Welcome Home!

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And we are back!

The last month’s radio silence has covered a frantic period of packing, posting and rushing around, but we’re finally here (albeit homeless) enjoying a sunny Australian winter. At the moment we’re staying with my family in the country, which is nice when it comes to birds and fireplaces, but not so easy for Kin to get to university. So, last week, on a bright sunny day when Kin had classes, we ventured to Newcastle to visit friends, have a proper coffee and take care of a few things like library visits and collecting a few possessions.

It was a lovely day. The breeze was light and scented with eucalypt and Hamilton was sunny and wintry warm. Mid-morning, Kin trekked off to class and I sat in the sun in a friend’s backyard, with a purring cat on my lap and an occasional avocado rocketing down onto the shed from a nearby tree. After lunch, I ran our errands, then headed out to the university to meet Kin. On this carless day, that meant catching a bus. Luckily, the 226 runs straight to the uni, so I flagged one down, hopped aboard and looked around for a seat.

I had a lot of bags, so I decided for a change to sit toward the front, in one of the four person bays. The lopsided gentleman facing toward the back of the bus appeared to be a little too drunk for that time of the afternoon (but who’s judging?) and I didn’t feel like having someone fall on me every time we took a sharp turn, so instead I sat in the opposite seat, next to a pretty lady in a hijab and her two curly-headed baby boys, one toddling, the other perched on his mother’s foot, using her to support wobbly knees that weren’t really ready for standing. I smiled, she smiled, I settled my bags, took out my knitting and felt that it was truly a beautiful world. Knit two, purl two, keep on to the end… and then a sudden gush of warm fluid drenched me from the knees down and splashed the pretty lady (the older child was in the aisle and the younger had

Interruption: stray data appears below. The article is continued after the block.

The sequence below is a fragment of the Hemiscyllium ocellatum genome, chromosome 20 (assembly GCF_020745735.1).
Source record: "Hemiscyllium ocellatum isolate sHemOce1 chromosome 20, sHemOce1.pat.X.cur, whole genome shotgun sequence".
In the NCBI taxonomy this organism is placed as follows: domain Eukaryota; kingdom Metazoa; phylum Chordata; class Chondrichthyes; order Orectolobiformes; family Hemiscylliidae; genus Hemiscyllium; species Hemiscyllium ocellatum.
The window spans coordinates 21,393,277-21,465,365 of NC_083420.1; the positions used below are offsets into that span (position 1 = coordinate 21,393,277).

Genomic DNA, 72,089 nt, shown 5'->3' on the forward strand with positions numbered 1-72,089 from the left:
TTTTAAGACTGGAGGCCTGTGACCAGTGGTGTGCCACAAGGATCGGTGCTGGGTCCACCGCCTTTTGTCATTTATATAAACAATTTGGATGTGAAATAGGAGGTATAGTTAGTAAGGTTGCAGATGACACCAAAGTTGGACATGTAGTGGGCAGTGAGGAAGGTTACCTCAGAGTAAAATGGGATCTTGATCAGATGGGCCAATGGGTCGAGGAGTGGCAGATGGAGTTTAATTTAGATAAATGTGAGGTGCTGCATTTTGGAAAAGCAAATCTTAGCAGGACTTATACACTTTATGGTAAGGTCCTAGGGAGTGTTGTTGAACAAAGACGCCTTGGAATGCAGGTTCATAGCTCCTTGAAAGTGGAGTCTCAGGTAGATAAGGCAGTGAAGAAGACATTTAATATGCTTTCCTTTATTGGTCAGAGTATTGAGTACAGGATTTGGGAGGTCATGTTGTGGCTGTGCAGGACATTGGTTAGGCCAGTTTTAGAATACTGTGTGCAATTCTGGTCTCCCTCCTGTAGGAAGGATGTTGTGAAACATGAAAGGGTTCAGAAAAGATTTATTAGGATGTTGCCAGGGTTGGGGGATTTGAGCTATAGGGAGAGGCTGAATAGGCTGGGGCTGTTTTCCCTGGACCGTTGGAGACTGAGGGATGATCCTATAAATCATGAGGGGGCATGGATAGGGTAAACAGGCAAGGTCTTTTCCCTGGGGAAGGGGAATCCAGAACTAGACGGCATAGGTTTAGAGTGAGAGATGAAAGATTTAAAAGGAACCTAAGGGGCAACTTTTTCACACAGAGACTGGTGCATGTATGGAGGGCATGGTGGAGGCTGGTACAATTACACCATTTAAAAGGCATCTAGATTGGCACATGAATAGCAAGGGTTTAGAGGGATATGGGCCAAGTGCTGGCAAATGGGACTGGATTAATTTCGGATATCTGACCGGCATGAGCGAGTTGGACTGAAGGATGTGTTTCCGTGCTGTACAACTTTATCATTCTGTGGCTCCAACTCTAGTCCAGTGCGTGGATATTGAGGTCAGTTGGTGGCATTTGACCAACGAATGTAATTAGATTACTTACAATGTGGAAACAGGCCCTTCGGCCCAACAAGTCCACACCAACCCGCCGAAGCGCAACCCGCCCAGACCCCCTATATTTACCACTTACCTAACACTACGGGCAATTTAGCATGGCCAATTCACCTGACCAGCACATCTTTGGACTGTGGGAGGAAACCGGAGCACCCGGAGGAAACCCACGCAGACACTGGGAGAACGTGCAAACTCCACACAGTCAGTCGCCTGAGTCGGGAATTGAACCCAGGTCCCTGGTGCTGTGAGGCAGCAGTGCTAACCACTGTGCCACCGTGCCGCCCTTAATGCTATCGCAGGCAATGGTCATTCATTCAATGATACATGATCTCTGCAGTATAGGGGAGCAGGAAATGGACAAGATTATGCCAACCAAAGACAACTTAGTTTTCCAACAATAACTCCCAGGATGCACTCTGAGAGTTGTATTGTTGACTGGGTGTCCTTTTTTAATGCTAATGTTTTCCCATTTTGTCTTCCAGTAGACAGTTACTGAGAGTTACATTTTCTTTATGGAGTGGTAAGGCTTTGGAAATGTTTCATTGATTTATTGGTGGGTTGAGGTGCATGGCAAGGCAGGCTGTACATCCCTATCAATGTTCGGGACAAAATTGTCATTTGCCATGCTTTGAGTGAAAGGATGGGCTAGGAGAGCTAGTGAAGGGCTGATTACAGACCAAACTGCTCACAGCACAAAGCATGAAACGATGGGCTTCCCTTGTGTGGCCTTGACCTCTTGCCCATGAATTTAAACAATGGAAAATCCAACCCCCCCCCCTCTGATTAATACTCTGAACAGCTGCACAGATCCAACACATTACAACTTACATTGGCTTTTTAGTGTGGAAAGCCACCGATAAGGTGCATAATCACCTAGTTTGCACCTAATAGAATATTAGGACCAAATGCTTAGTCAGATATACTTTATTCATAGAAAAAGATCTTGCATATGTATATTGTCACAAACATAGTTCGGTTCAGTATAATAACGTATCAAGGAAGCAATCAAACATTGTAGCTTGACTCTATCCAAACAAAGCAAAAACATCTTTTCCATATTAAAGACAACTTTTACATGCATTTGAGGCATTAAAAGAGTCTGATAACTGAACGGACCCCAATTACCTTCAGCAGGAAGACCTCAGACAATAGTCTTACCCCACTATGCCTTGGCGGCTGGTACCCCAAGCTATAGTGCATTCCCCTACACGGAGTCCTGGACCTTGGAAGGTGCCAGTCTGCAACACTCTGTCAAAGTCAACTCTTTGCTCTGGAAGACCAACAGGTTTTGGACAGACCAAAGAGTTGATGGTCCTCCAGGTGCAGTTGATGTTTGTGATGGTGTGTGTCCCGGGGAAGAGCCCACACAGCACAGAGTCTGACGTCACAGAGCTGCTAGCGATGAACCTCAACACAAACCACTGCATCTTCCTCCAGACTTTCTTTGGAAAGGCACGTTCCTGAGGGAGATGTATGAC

swung to the side, so both were thus far dry).

It took a second to work out what had happened… We looked down at our dripping legs, looked across at the now suspiciously owl-eyed and wet-chinned man sitting opposite, looked at each other… had a simultaneous realisation and both frantically swooped to retrieve bags, bundles and babies from the spreading pool of vomit, not caring which belonged to whom. And then we were trapped, our burdens safely off the ground with only minimal drippage, but so awkwardly gathered and gripped that we were completely unable to relax our clutch on any one item in case another landed in the soup.

Then, while the two of us watched in horror, completely unable to move, the vile, intoxicated beast leaned forward, right over my legs… and vomited again! And again! With each gush, as my stockings soaked, my shoes filled up and the end of my red skirt turned maroon, the pretty lady’s eyes filled with equal parts sympathy and nausea and I began praying to any gods of public transport that she wouldn’t start throwing up as well. I was having enough trouble containing my own stomach. For several minutes, this awful minion of beery darkness threw up on me, my shoes and my ball of wool, then, having wreaked sufficient havoc for one day, blinked a few more times, stood, and as the bus stopped (sending a frothy wave rushing past again and seriously testing my control over my turbulent stomach) he staggered to the door and was gone.

The elderly gentlemen who boarded the bus en route to the RSL were very helpful. The hijab lady and I each passed them a child, then began rearranging our other burdens sorting out what belonged to whom. Both she and they got away from me as quickly as possible, though, and I couldn’t blame them. I smelled awful. My shoes were full of horror. My skirt and stockings dripped. A nightmare-ridden, beery tsunami had washed away my beautiful day and all I wanted to do was cry. And shower. And throw up. Probably while crying some more. While I threw up. In the shower.